WCW had so many bad breaks but this had to rank as one of the absolute worst. Already seeing problems with falling ratings and Vince Russo’s writing, they decided to do a big angle of Goldberg charging out to go after Bret Hart and the new nWo. Coming to a limo, Goldberg smashed it with his bare fist, a move he wasn’t sure about in practice but did anyway. Pulling his arm out, he massively cut it across the broken glass, so severe that the doctors at the hospital said he came within inches of losing the entire arm. This meant that at a time when WCW was already suffering, one of the biggest guys they had was on the shelf for at least half a year. When he came back, Goldberg was subjected to a terrible heel turn that went nowhere and his stock in wrestling suffered badly. Yet another example of terrible timing in WCW.

5. Triple H

via dailyddt.com

via dailyddt.com

Many say Triple H was never the same after this despite all his good work in the ring since. The first blow was in 1998 as a fantastic feud between Hunter and The Rock climaxed with Triple H winning the IC belt in a ladder match at SummerSlam. However, he hurt his leg during the battle so had to give the title right up. A much bigger injury was in 2001 as Triple H was IC champion and he and Steve Austin ready to run roughshod as the Two Man Power Trip to dominate WWE. But in a tag match, HHH tore his quad, a horrible injury that put him out for the rest of the year. His presence might have helped the Invasion angle and other bits and he wasn’t the same top notch worker afterward.

It’s probably no wonder why Triple H fought so hard to keep his spot after seeing how easily you can lose it in an instant.

4. Steve Austin

via wwe.com

via wwe.com

One wonders how the Monday Night War would have turned out without this moment. In August of 1997, Steve Austin was riding high, taking off huge as the anti-hero fans loved to cheer and clashing with the Hart Foundation. At SummerSlam, he was to win the IC belt off of Owen Hart which would set up a future clash with Bret. But then Owen hit a bad piledriver to break Austin’s neck. The man somehow managed to win the match, but he was unable to wrestle for three months. Having the hottest guy in the company on the shelf was seriously bad timing but it ended up changing things up majorly.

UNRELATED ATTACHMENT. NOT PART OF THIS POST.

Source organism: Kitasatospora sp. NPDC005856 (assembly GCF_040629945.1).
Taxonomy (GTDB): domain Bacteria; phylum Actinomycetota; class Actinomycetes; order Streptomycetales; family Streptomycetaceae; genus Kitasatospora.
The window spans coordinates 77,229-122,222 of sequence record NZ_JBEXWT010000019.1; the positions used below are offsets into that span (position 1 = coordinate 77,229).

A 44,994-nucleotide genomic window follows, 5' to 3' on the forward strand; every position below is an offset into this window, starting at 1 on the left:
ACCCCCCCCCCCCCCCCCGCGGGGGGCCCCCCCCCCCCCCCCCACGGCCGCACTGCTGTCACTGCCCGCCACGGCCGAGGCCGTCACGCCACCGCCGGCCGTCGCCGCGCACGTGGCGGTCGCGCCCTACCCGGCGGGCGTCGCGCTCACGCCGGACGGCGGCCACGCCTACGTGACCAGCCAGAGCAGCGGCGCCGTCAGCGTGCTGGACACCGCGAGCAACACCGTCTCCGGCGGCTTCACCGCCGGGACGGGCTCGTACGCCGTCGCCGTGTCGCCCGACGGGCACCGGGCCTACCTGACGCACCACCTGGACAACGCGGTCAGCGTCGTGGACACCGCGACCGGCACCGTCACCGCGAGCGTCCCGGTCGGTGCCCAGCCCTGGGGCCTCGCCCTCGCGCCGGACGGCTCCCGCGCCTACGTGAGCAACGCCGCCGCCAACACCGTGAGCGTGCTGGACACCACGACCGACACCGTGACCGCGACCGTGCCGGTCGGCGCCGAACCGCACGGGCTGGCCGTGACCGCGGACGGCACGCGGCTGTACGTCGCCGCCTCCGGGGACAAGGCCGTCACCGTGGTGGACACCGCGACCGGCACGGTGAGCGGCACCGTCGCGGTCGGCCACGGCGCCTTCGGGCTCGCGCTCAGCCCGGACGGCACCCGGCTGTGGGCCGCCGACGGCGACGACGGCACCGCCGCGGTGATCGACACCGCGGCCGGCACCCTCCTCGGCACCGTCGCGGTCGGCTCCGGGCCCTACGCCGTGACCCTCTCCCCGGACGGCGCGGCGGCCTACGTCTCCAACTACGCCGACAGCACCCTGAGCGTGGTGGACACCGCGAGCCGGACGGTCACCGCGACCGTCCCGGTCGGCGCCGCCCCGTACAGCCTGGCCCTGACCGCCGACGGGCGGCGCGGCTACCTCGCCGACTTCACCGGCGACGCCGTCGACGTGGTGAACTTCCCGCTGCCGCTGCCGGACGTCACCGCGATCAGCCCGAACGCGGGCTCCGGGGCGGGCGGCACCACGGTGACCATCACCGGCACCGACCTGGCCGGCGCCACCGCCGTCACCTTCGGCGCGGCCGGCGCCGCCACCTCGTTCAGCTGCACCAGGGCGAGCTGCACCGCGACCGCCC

Austin would soon go on his run of hitting Stunners on everyone, including Vince, to make himself more popular than ever. Meanwhile, the circumstances without him would soon lead to the events of Montreal and Bret has always said he’d have gladly dropped it to Austin instead of Shawn. One injury changed so much and you have to wonder what the wrestling landscape would be today without it.

3. Daniel Bryan

via rollingstone.com

via rollingstone.com

When you talk about bad injury timing, it’s harder to imagine more bitter than this. In 2014, after a huge push from fans that started a mini-revolution online and in arenas, Daniel Bryan won the WWE title at WrestleMania. It was an epic moment as Bryan proved himself as the top guy against the company that doubted him, the fans overjoyed and prepared for Bryan to have a long run. Instead, just weeks after the greatest moment of his career, Bryan had to give the title up due to a nasty neck injury.

His return in 2015 was agonizing as WWE wouldn’t give him another shot at the belt and that just soured fans more. He seemed to bounce back winning the IC title but once more, had to give it up following a concussion, this time retiring for good. A true tragic shame one of the best moments of a guy’s career was so short-lived.

2. Sting

via rollingstone.com

via rollingstone.com

In early 1990, Ric Flair was handling the booking for WCW (still under the NWA banner at the time) and was readying to finally give Sting the main event push he was due for. The setup was Sting getting kicked out of the Horsemen with Flair back as a heel, setting up a major match at WrestleWar where Sting would win the title and Flair would book him strong. But in a cage match, Sting tried to attack the Horsemen and suffered a bad fall, legitimately tearing his leg and was on the shelf for months. They filled the gap with Lex Luger turning face but Flair still keeping the belt.

This led to some sour bits with fans and a drop in business that led to Ole Anderson getting the book instead. So when Sting finally won the title months later, he was put into some bad stuff (The Black Scorpion) that ruined things more and put WCW in a tailspin. If not for this injury, the fortunes of the company might have been a lot better.

1. Magnum TA

via wnwlegends.blogspot.com

via wnwlegends.blogspot.com

Terry Allen may be the greatest case of “could have been” in wrestling history. He was rising high with Jim Crockett in the mid-80s, his run as US champion a major success and looking ready for more. He was handsome, a great worker, terrific on the mic, the female fans loved him, he was truly the full package. He very well could have been the Hogan-type guy Crockett needed to take off and plans were underway for him to win the NWA title at Starrcade ’86. But just a month before the show, Magnum was involved in a huge car crash, his body pinned badly and it’s amazing he survived. While he was able to walk again, he was never able to get back to the ring. Thus, a terrific career was cut far too short, robbing the NWA of a mega-star in the making and the fortunes of Crockett would have been far different if Magnum had been his healthy champion.